The Tobacco Epidemic
Brazil is home to more tobacco users than any other country in Latin America. Almost 23 million Brazilians (over 11% of the population) smoke. 22% of men and 13% of women smoke. Prior to enactment of the 2011 smokefree law, one quarter of Brazilians were exposed to second-hand smoke in their workplace.
More than 137,000 people die from tobacco use each year. More than one in every seven men and one in every 17 women who dies in Brazil die because of tobacco use. There were over 1 million tobacco-attributable hospitalizations in Brazil from 1996 to 2005.
Brazil is consistently one of the top three producers of tobacco leaves in the world, along with China and India.
Policies in Place
Brazil became a party to the WHO Framework Convention on Tobacco Control (FCTC) in 2006.
The primary national law regarding tobacco is Law No. 9.294 (July 16, 1996), regulating smoking in public places, TAPS and packaging and labelling of tobacco products. Over a dozen amendments, provisional measures, regulations and resolutions to the law have been adopted since 1996. These laws:
- Prohibit smoking in all enclosed public places, workplaces, aircraft and vehicles of public transportation.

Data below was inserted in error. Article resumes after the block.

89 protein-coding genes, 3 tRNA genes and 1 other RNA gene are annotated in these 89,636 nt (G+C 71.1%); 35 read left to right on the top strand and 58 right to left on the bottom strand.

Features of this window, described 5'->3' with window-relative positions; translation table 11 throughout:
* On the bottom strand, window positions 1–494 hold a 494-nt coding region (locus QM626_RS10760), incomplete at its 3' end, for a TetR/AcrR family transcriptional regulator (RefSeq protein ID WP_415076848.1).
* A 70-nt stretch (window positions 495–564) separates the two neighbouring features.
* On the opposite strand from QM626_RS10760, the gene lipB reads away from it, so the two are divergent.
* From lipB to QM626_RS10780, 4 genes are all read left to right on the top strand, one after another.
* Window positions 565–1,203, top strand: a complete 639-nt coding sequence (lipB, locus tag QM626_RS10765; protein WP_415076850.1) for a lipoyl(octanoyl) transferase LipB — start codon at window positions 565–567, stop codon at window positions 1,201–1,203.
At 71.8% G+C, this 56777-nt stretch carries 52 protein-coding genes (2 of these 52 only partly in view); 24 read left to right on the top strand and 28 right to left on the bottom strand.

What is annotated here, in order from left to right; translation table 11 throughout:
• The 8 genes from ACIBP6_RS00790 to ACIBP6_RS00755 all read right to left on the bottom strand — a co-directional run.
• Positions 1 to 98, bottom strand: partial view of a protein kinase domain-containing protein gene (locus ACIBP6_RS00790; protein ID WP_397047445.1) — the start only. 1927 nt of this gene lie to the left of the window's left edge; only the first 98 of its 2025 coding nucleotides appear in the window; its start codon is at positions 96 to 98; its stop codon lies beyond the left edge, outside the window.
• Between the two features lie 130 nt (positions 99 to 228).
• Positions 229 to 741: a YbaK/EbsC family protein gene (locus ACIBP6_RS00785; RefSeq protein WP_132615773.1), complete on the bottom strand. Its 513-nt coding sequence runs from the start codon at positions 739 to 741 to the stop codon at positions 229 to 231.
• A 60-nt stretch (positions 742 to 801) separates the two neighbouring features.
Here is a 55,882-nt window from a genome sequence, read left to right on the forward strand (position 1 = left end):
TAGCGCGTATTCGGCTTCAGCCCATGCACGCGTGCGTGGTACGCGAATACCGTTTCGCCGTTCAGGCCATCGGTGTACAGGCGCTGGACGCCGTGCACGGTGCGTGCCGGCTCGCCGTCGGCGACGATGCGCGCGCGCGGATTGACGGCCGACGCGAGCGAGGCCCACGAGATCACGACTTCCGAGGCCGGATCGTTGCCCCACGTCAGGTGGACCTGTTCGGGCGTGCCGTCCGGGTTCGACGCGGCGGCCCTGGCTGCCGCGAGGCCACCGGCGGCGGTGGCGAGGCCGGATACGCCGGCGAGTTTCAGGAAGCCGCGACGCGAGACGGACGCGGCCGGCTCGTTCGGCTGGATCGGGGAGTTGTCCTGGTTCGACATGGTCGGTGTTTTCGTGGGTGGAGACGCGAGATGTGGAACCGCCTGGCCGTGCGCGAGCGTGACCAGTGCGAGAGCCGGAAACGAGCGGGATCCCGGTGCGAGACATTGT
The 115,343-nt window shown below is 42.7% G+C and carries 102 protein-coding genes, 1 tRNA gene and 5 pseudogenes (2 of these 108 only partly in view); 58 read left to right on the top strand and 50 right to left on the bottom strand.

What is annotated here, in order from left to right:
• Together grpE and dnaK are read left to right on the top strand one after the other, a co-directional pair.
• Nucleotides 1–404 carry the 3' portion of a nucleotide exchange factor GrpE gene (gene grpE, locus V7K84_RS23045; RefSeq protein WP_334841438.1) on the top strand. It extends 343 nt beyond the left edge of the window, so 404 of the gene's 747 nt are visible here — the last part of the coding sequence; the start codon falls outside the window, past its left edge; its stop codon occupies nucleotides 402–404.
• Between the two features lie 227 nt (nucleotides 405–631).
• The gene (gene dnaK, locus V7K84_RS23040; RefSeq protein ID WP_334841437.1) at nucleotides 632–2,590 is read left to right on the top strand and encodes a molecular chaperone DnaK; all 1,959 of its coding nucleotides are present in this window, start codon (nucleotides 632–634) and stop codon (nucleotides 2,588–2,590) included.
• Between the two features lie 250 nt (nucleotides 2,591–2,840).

- Prohibit all tobacco advertising and promotion, excluding point of sale. There are some restrictions on sponsorship.
- Require a set of 9 Graphic Health Warnings to cover 100% of the front and back of packaging and be rotated every 5 months.
- Increased the tax on tobacco as a percent of retail price to over 60%.
- Allow sub-national regulations that are stricter than the national law.
The Union has been working in Brazil to improve the legislative framework for tobacco control in country. The Union provided technical and legal assistance during the development of a law to ban smoking in all enclosed public spaces which passed in December 2011. The Union and partners also supported ground-breaking legislation to ban additives in tobacco products which passed in 2012.
The Court of Justice made a final resolution in favour of Union grantee ACT on the legal challenge by Souza Cruz, the Brazilian subsidiary of British American Tobacco in June of 2014. The legal challenge related to ACT’s campaign, Campanha Limite Tabaco which aimed to promote a ban on tobacco advertising. Souza Cruz claimed the campaign wrongly accused them of using marketing strategies targeting youth and selling cigarettes to minors.
The Union continues to support the local agencies charged with developing and enforcing the implementation regulations for Brazil's tobacco control legislation.